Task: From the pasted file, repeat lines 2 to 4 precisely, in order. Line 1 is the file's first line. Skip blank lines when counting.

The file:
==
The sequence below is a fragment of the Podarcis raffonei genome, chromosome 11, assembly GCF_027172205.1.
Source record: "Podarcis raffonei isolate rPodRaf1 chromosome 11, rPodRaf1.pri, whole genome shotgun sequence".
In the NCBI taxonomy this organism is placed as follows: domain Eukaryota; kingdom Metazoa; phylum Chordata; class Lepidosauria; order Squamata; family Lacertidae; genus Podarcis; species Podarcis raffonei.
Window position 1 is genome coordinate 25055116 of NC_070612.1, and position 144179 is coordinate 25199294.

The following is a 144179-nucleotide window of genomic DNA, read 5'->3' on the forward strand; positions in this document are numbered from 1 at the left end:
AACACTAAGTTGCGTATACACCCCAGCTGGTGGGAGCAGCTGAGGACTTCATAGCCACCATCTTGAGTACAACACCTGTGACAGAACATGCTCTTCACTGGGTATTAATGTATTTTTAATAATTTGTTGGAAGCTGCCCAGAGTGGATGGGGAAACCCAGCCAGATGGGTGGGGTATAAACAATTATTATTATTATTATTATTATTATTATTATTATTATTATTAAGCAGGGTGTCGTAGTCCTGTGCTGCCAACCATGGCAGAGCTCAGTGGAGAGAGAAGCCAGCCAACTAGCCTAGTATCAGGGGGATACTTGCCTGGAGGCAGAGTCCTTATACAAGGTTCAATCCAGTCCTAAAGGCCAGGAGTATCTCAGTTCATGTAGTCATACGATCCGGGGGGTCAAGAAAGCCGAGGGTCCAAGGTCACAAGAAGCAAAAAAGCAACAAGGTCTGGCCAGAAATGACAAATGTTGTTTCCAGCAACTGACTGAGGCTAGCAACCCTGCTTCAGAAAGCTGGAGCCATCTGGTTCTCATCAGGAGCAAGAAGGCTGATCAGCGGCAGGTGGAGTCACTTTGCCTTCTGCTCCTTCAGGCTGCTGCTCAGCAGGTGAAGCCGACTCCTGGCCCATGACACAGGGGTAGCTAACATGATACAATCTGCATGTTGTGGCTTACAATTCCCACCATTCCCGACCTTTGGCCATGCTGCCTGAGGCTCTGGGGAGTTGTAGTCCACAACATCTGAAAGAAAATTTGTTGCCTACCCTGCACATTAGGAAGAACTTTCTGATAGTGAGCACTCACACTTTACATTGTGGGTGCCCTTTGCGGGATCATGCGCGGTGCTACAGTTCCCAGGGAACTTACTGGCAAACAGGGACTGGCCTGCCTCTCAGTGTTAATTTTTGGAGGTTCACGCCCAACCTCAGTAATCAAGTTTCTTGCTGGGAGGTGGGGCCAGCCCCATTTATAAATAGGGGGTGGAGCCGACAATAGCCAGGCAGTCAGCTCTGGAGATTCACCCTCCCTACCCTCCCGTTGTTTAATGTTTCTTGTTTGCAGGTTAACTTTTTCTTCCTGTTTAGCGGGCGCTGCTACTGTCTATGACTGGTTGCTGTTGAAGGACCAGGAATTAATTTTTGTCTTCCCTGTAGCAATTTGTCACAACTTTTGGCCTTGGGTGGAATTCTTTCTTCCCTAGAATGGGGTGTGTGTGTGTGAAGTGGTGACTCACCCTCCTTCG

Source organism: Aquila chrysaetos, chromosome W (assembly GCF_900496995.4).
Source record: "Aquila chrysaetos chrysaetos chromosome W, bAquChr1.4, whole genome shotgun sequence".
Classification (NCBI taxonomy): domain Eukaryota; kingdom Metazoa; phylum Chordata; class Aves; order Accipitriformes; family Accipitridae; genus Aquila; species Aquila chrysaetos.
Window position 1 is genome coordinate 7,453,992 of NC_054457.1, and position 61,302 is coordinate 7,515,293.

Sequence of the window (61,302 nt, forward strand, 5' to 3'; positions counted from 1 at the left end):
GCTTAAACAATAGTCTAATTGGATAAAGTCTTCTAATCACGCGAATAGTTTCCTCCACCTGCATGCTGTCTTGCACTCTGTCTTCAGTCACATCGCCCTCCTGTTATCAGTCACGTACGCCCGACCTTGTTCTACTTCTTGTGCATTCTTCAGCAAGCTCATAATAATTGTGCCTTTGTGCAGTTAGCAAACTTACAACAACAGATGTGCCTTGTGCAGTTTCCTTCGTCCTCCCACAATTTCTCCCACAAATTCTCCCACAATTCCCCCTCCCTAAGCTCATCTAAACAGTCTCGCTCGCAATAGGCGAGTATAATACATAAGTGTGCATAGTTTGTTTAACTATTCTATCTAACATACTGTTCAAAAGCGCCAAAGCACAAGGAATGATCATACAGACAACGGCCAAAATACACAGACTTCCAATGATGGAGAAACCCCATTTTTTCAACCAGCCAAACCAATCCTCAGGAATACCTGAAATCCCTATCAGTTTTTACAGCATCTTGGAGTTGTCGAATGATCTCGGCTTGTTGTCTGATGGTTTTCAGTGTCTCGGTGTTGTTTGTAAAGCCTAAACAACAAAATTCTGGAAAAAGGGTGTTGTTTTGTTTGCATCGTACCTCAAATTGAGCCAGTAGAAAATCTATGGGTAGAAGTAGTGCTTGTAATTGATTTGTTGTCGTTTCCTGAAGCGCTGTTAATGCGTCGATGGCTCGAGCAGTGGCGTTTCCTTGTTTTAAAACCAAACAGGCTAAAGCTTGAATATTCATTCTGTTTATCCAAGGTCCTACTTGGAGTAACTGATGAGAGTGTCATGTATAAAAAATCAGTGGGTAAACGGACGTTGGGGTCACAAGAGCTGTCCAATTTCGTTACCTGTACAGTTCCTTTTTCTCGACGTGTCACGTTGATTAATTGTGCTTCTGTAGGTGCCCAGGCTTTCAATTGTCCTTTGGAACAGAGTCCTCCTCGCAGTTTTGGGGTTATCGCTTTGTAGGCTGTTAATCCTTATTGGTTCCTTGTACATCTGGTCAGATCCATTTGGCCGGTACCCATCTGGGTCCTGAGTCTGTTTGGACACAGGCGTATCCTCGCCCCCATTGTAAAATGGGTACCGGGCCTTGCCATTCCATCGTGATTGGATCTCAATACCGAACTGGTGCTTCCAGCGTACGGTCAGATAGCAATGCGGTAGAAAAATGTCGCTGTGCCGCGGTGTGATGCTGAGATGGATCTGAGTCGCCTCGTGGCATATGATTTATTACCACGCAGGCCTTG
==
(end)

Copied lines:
Source record: "Podarcis raffonei isolate rPodRaf1 chromosome 11, rPodRaf1.pri, whole genome shotgun sequence".
In the NCBI taxonomy this organism is placed as follows: domain Eukaryota; kingdom Metazoa; phylum Chordata; class Lepidosauria; order Squamata; family Lacertidae; genus Podarcis; species Podarcis raffonei.
Window position 1 is genome coordinate 25055116 of NC_070612.1, and position 144179 is coordinate 25199294.